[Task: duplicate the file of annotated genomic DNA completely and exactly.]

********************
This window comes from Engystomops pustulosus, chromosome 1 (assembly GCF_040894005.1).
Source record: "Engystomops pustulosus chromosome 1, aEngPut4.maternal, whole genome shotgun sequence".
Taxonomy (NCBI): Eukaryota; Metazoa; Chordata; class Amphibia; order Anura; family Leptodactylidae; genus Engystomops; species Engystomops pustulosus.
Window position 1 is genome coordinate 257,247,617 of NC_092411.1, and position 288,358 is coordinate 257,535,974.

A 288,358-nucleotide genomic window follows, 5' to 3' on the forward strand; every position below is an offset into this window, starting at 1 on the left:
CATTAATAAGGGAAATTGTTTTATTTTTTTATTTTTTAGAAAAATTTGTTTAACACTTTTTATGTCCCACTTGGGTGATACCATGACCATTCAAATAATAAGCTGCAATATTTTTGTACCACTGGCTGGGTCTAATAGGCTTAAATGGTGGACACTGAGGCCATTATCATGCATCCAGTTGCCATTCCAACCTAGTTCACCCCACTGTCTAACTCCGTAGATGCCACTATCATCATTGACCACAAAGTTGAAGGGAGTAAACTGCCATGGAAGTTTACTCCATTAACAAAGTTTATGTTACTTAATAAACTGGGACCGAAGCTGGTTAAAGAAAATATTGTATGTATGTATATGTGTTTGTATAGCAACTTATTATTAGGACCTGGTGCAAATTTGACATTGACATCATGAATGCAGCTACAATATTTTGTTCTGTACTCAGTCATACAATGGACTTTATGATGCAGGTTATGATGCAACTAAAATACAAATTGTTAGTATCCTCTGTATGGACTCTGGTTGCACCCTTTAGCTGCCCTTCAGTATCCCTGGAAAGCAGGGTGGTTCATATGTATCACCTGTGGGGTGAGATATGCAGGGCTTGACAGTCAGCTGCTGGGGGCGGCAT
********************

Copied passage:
This window comes from Engystomops pustulosus, chromosome 1 (assembly GCF_040894005.1).
Source record: "Engystomops pustulosus chromosome 1, aEngPut4.maternal, whole genome shotgun sequence".
Taxonomy (NCBI): Eukaryota; Metazoa; Chordata; class Amphibia; order Anura; family Leptodactylidae; genus Engystomops; species Engystomops pustulosus.
Window position 1 is genome coordinate 257,247,617 of NC_092411.1, and position 288,358 is coordinate 257,535,974.

A 288,358-nucleotide genomic window follows, 5' to 3' on the forward strand; every position below is an offset into this window, starting at 1 on the left:
CATTAATAAGGGAAATTGTTTTATTTTTTTATTTTTTAGAAAAATTTGTTTAACACTTTTTATGTCCCACTTGGGTGATACCATGACCATTCAAATAATAAGCTGCAATATTTTTGTACCACTGGCTGGGTCTAATAGGCTTAAATGGTGGACACTGAGGCCATTATCATGCATCCAGTTGCCATTCCAACCTAGTTCACCCCACTGTCTAACTCCGTAGATGCCACTATCATCATTGACCACAAAGTTGAAGGGAGTAAACTGCCATGGAAGTTTACTCCATTAACAAAGTTTATGTTACTTAATAAACTGGGACCGAAGCTGGTTAAAGAAAATATTGTATGTATGTATATGTGTTTGTATAGCAACTTATTATTAGGACCTGGTGCAAATTTGACATTGACATCATGAATGCAGCTACAATATTTTGTTCTGTACTCAGTCATACAATGGACTTTATGATGCAGGTTATGATGCAACTAAAATACAAATTGTTAGTATCCTCTGTATGGACTCTGGTTGCACCCTTTAGCTGCCCTTCAGTATCCCTGGAAAGCAGGGTGGTTCATATGTATCACCTGTGGGGTGAGATATGCAGGGCTTGACAGTCAGCTGCTGGGGGCGGCAT